Advertisement

Lung

, Volume 192, Issue 2, pp 321–328 | Cite as

The Combination of Exercise and Respiratory Training Improves Respiratory Muscle Function in Pulmonary Hypertension

  • Hans-Joachim KabitzEmail author
  • Hinrich-Cordt Bremer
  • Anja Schwoerer
  • Florian Sonntag
  • Stephan Walterspacher
  • David Johannes Walker
  • Nicola Ehlken
  • Gerd Staehler
  • Wolfram Windisch
  • Ekkehard Grünig
Article

Abstract

Purpose

Increased dyspnea and reduced exercise capacity in pulmonary arterial hypertension (PAH) can be partly attributed to impaired respiratory muscle function. This prospective study was designed to assess the impact of exercise and respiratory training on respiratory muscle strength and 6-min walking distance (6MWD) in PAH patients.

Methods

Patients with invasively confirmed PAH underwent 3 weeks of in-hospital exercise and respiratory training, which was continued at home for another 12 weeks. Medication remained constant during the study period. Blinded observers assessed efficacy parameters at baseline (I) and after 3 (II) and 15 weeks (III). Respiratory muscle function was assessed by twitch mouth pressure (TwPmo) during nonvolitional supramaximal magnetic phrenic nerve stimulation.

Results

Seven PAH patients (4 women; mean pulmonary artery pressure 45 ± 11 mmHg, median WHO functional class 3.1 ± 0.4, idiopathic/associated PAH n = 5/2) were included. The training program was feasible and well tolerated by all patients with excellent compliance. TwPmo was I: 0.86 ± 0.37 kPa, II: 1.04 ± 0.29 kPa, and III: 1.27 ± 0.44 kPa, respectively. 6MWD was I: 417 ± 51 m, II: 509 ± 39 m, and III: 498 ± 39 m, respectively. Both TwPmo (+0.41 ± 0.34 kPa, +56 ± 39 %) and 6MWD (+81 ± 30 m, +20 ± 9 %) increased significantly in the period between baseline and the final assessment (pairwise comparison: p = 0.012/<0.001; RM-ANOVA considering I, II, III: p = 0.037/<0.001).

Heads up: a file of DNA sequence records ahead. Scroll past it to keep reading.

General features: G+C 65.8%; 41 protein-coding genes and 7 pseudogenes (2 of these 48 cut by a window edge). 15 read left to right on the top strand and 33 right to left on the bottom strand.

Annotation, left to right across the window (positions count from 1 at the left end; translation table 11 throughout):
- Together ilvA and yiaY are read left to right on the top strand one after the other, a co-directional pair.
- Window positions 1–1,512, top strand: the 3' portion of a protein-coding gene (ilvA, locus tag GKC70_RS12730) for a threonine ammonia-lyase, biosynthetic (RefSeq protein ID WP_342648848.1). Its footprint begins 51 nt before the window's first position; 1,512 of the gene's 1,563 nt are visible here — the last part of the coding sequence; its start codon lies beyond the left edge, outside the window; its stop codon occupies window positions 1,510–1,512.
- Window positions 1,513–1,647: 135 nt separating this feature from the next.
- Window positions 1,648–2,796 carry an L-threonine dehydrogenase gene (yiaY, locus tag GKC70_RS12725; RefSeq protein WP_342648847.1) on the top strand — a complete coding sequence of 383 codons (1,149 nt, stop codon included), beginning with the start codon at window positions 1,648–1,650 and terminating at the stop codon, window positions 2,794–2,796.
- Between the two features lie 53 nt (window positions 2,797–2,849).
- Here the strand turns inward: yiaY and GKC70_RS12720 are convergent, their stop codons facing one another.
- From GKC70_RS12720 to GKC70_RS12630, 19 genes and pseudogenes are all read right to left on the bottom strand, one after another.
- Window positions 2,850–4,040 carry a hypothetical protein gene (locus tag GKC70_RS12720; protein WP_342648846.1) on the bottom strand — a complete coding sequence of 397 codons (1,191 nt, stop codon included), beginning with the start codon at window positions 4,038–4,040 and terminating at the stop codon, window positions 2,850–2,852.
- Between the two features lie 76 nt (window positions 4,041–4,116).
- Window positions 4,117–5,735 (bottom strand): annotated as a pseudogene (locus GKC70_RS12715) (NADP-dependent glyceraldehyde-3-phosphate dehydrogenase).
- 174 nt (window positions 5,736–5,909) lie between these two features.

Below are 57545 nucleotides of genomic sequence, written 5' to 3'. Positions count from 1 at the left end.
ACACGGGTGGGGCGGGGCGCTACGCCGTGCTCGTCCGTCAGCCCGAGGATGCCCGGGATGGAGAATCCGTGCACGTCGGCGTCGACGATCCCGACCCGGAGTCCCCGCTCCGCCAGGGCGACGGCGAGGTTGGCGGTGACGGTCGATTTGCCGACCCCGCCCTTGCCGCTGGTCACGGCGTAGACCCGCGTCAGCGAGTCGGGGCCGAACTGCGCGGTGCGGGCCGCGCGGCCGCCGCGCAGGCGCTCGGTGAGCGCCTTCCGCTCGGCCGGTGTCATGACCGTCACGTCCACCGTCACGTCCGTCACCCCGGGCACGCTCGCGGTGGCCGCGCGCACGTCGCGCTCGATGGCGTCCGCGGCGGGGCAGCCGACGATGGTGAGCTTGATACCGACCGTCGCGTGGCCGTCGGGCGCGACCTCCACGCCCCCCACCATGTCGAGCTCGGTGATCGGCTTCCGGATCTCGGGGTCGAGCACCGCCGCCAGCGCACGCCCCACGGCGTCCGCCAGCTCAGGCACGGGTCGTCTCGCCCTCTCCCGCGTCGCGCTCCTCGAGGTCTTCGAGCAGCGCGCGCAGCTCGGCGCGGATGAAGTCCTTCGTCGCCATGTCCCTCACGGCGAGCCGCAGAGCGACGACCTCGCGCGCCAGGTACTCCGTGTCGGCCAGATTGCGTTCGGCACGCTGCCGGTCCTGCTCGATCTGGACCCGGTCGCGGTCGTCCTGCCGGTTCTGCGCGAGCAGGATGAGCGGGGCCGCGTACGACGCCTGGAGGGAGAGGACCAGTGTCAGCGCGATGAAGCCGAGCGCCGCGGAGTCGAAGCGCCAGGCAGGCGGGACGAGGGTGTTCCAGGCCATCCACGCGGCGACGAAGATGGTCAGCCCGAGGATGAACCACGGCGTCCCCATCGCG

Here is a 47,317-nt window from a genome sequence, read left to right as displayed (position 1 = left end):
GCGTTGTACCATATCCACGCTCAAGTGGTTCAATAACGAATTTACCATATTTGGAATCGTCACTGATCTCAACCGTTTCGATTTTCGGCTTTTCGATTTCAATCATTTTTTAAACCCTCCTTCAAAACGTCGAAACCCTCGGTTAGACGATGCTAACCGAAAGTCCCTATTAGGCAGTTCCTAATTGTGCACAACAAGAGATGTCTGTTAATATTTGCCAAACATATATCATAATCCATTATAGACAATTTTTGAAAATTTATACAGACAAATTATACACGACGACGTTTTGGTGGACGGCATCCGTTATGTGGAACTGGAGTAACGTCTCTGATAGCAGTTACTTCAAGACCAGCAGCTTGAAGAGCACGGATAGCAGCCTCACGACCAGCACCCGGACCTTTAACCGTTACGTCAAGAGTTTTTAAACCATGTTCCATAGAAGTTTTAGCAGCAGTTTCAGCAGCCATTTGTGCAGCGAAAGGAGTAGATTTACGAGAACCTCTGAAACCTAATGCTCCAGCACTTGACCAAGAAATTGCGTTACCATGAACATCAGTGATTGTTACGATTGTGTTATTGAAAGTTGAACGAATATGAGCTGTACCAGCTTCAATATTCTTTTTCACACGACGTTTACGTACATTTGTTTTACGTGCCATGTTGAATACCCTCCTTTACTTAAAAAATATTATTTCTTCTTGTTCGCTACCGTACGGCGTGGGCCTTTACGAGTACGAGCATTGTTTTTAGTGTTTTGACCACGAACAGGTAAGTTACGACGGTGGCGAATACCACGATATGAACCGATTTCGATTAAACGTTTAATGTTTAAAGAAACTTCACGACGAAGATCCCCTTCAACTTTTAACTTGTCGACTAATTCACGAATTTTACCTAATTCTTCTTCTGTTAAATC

Conclusions

Exercise and respiratory training as an adjunct to medical therapy may be effective in patients with PAH to improve respiratory muscle strength and exercise capacity. Future, randomized, controlled trials should be carried out to further investigate these findings.

Keywords

Breathing exercises Diaphragm Respiratory muscle weakness Twitch pressure Inspiratory muscle training 

Notes

Acknowledgments

The authors thank all patients who participated in this demanding study. We are grateful to nSpire Health GmbH (Oberthulba, Germany) for technical support, Dr. Claudia Schmoor (Biometry and Data Management, Center of Clinical Trials, University Medical Center Freiburg, Germany) for biometric consulting, and Dr. Sandra Dieni for writing assistance. This work was supported by a research grant from the German Research Society DFG (Deutsche Forschungsgemeinschaft), Bonn, Germany [KA 2992/2-1]. Further support was provided by the German Pulmonary Hypertension self-help group (Pulmonale Hypertonie e.v.), Rheinstetten, Germany. The study was registered at the WHO Primary Register of Germany (German Clinical Trials Register DRKS00003567).

Conflict of interest

The authors declare that they have no conflict of interest.

Ethical Standards

The Institutional Review Board for human studies at the Universities of Freiburg and Heidelberg, Germany approved the study protocol. All experiments comply with the current laws of Germany and the study was performed in agreement with the ethical standards laid down in the current version of the Declaration of Helsinki (59th World Medical Association General Assembly, Seoul, Korea, October 2008). Written informed consent was obtained from all patients.

References

  1. 1.
    ATS (2002) ATS statement: guidelines for the six-minute walk test. Am J Respir Crit Care Med 166:111–117CrossRefGoogle Scholar
  2. 2.
    ATS/ERS (2002) ATS/ERS statement on respiratory muscle testing. Am J Respir Crit Care Med 166:518–624CrossRefGoogle Scholar
  3. 3.
    Dall’Ago P, Chiappa GRS, Guths H, Stein R, Ribeiro JP (2006) Inspiratory muscle training in patients with heart failure and inspiratory muscle weakness: a randomized trial. J Am Coll Cardiol 47:757–763CrossRefPubMedGoogle Scholar
  4. 4.
    D’Alonzo GE, Gianotti LA, Pohil RL, Reagle RR, DuRee SL, Fuentes F, Dantzker DR (1987) Comparison of progressive exercise performance of normal subjects and patients with primary pulmonary hypertension. Chest 92:57–62CrossRefPubMedGoogle Scholar